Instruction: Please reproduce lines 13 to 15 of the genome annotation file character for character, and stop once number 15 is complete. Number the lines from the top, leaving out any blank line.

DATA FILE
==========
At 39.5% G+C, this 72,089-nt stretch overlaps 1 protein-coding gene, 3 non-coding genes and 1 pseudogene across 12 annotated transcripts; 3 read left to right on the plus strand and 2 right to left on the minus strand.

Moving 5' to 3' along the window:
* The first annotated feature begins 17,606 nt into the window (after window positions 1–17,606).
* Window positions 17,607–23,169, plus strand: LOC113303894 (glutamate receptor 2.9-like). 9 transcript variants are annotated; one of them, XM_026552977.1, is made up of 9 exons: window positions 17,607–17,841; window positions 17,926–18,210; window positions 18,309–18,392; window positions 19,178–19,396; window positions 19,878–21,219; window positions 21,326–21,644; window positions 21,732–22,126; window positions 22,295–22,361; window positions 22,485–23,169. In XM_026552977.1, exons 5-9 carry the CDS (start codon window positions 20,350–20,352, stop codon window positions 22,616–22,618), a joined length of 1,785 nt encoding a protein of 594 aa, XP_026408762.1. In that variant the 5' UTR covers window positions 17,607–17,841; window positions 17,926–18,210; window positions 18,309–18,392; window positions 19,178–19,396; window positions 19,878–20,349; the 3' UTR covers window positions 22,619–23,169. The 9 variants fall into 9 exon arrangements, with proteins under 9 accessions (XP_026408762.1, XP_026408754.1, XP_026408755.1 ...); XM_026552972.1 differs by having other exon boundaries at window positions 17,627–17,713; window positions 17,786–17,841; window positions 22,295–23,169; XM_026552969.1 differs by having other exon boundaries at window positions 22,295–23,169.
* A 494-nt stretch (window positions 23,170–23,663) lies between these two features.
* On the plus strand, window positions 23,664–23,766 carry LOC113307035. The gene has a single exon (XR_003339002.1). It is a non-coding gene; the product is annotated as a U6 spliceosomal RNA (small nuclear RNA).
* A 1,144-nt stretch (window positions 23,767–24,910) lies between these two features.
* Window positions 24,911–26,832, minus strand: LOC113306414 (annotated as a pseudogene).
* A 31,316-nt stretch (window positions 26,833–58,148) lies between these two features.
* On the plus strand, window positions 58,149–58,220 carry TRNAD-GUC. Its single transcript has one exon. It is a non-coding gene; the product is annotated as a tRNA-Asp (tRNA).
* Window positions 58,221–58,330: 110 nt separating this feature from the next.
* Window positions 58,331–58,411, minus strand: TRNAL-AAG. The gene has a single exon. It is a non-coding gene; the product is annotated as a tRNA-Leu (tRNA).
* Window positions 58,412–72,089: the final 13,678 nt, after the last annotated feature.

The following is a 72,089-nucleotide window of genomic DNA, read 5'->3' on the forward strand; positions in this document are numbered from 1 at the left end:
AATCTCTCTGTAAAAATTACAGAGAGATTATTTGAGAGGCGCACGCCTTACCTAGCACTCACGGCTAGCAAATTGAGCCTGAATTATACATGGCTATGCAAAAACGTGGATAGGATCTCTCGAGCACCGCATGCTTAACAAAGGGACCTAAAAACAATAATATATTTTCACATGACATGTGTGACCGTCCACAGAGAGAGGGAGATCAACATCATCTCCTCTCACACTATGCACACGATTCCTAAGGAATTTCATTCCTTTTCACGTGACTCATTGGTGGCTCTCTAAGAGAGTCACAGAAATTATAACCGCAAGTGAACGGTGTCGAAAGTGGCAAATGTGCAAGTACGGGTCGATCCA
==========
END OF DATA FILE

* Window positions 58,412–72,089: the final 13,678 nt, after the last annotated feature.

The following is a 72,089-nucleotide window of genomic DNA, read 5'->3' on the forward strand; positions in this document are numbered from 1 at the left end:
AATCTCTCTGTAAAAATTACAGAGAGATTATTTGAGAGGCGCACGCCTTACCTAGCACTCACGGCTAGCAAATTGAGCCTGAATTATACATGGCTATGCAAAAACGTGGATAGGATCTCTCGAGCACCGCATGCTTAACAAAGGGACCTAAAAACAATAATATATTTTCACATGACATGTGTGACCGTCCACAGAGAGAGGGAGATCAACATCATCTCCTCTCACACTATGCACACGATTCCTAAGGAATTTCATTCCTTTTCACGTGACTCATTGGTGGCTCTCTAAGAGAGTCACAGAAATTATAACCGCAAGTGAACGGTGTCGAAAGTGGCAAATGTGCAAGTACGGGTCGATCCA